|About this Abstract
||Materials Science & Technology 2020
||Additive Manufacturing Modeling and Simulation: AM Materials, Processes, and Mechanics
||Transient Evolution of Columnar Dendrites during Additive Manufacturing – Implications for Process Simulations
||Bala Radhakrishnan, Younggil Song, Alex Plotkowski, Gerald Knapp, John Turner
|On-Site Speaker (Planned)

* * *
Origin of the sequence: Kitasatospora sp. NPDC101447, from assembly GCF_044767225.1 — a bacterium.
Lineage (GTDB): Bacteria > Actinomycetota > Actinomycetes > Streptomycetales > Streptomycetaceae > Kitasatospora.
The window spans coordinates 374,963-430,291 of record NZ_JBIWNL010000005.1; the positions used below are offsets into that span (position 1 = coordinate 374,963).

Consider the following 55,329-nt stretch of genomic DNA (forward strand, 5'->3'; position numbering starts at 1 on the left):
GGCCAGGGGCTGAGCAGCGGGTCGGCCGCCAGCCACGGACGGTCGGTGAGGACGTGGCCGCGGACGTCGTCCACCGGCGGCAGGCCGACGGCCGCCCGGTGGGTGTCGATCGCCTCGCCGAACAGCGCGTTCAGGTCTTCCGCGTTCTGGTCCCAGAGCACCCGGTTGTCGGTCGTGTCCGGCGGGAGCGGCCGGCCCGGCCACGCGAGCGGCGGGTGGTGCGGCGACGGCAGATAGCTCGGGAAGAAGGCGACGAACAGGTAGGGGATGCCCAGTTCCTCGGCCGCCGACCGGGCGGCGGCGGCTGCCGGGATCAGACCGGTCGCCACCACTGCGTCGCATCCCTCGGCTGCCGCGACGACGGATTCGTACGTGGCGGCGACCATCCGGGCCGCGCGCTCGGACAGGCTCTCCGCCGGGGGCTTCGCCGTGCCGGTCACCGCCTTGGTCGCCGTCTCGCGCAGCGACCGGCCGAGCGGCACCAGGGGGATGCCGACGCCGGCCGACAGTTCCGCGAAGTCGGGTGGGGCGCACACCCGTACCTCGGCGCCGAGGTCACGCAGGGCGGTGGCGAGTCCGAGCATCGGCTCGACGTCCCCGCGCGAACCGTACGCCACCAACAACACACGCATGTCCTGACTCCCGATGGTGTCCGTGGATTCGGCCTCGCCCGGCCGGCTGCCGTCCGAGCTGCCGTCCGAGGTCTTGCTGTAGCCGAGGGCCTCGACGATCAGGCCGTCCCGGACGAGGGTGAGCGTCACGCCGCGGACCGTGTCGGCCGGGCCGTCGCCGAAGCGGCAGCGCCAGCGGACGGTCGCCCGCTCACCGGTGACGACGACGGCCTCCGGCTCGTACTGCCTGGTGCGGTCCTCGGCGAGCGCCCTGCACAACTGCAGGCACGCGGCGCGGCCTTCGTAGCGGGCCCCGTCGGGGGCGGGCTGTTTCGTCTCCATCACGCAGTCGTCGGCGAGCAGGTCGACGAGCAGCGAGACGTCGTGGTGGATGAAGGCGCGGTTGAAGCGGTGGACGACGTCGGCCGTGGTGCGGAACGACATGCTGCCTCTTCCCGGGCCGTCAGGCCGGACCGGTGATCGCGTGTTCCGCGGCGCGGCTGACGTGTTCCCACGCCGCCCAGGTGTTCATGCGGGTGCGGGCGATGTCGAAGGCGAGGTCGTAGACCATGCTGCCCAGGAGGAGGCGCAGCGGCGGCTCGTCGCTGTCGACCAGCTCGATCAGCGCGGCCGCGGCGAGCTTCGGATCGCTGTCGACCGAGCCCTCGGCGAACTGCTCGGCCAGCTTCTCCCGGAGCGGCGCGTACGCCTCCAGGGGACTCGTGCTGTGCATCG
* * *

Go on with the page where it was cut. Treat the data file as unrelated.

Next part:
During additive manufacturing of structural alloys, columnar dendritic microstructures are formed under certain temperature gradients (G) and growth rates (R). Whenever a new layer of liquid metal begins to solidify on top of a substrate, formation of a constitutionally undercooled region ahead of the solid-liquid (s-l) interface through solute enrichment to attain a steady-state value of R for a given G, as defined in analytical models, is not attained instantaneously. We demonstrate through phase field simulations in a Ni-Fe-Nb alloy that the non-steady state portion of the evolution could become significant enough to introduce potential errors when a steady state approximation is assumed in simulating the microstructure evolution. The implications for predictive processing-microstructure simulations during additive manufacturing are discussed. Research supported by the Department of Energy's Exascale Computing project at the Oak Ridge National Laboratory under contract DE-AC05-00OR22725. The simulations were performed using the Oak Ridge Leadership Class computing facilities.
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